Japan Is Particularly Sensitive to the Suffering of the Less Fortunate, the Handicapped and Disabled
by Pope Francis
Mr Prime Minister,
Honorable Members of the Government,
Distinguished Members of the Diplomatic Corps,
Ladies and Gentlemen,
I thank the Prime Minister for his kind words of introduction and I offer respectful greetings to you, distinguished authorities and members of the diplomatic corps. Each of you, in his or her own way, is devoted to working for peace and prosperity for the people of this noble nation and the nations that you represent. I am grateful in a special way to Emperor Naruhito for having received me this morning. I offer him my good wishes and I invoke God’s blessings on the Imperial Family and all the Japanese people at the beginning of the new era inaugurated by his reign.
The friendly relations existing between the Holy See and Japan are long-standing and rooted in the appreciation and admiration felt by the first missionaries for these lands. We have only to recall the words of the Jesuit Alessandro Valignano, who in 1579 wrote: “Whoever wishes to see what our Lord has bestowed upon man need only come to Japan to see it”. Historically, many contacts and cultural and diplomatic missions have fostered this relationship and helped to surmount moments of tension and trouble. These contacts have gradually taken on institutional form, for the benefit of both parties.
I have come to confirm Japanese Catholics in their faith, their charitable outreach to those in need and their service to the country of which they are proud citizens. As a nation, Japan is particularly sensitive to the suffering of those less fortunate, the handicapped and the disabled. The theme of my visit is “Protect All Life”, in the recognition of its inviolable dignity and the importance of showing solidarity and support to our brothers and sisters in any kind of need. I have had a powerful experience of this in listening to the stories of those affected by the triple disaster, and was touched by the hardships that they have endured.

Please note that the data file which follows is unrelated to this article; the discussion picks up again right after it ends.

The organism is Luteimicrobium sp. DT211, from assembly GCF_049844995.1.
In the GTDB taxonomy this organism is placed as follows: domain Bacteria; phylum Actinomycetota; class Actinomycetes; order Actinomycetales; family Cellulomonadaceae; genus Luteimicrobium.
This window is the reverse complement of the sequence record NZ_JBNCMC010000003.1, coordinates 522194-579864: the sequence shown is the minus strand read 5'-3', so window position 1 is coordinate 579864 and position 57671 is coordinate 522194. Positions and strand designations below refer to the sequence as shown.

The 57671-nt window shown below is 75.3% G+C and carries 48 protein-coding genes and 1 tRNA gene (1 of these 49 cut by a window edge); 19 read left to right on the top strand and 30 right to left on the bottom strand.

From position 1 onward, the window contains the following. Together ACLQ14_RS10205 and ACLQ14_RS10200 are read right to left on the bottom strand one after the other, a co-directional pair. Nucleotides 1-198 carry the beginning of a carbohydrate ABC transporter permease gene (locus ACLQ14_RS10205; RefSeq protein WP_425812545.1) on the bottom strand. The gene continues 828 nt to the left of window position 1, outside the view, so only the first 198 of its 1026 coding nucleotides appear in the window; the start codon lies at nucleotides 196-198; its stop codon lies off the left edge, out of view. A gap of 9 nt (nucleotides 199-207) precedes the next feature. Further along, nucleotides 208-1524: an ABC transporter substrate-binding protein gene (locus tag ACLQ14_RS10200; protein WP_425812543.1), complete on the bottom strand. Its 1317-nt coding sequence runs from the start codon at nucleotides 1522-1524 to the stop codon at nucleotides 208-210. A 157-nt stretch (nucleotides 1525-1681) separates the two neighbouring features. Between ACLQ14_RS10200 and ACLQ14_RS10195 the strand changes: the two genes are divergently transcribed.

In the footsteps of my precedecessors, I have also come to implore God and to invite all persons of good will to encourage and promote every necessary means of dissuasion so that the destruction generated by atomic bombs in Hiroshima and Nagasaki will never take place again in human history. History teaches us that conflicts and misunderstandings between peoples and nations can find valid solutions only through dialogue, the only weapon worthy of man and capable of ensuring lasting peace. I am convinced of the need to deal with the nuclear question on the multilateral plane, promoting a political and institutional process capable of creating a broader international consensus and action.
A culture of encounter and dialogue, marked by wisdom, insight and breadth of vision, is essential for building a more just and fraternal world. Japan has recognized the importance of promoting personal contacts in the fields of education, culture, sport and tourism, knowing that these can contribute in no small measure to the harmony, justice, solidarity and reconciliation that are the mortar of the edifice of peace. We see an outstanding example of this in the Olympic spirit, which unites athletes from throughout the world in a competition based not necessarily on rivalry but rather on the pursuit of excellence. I am confident that the Olympic and Paralympic Games, to be held in Japan this coming year, can serve as an impetus for a spirit of solidarity that transcends national and regional borders and seeks the good of our entire human family.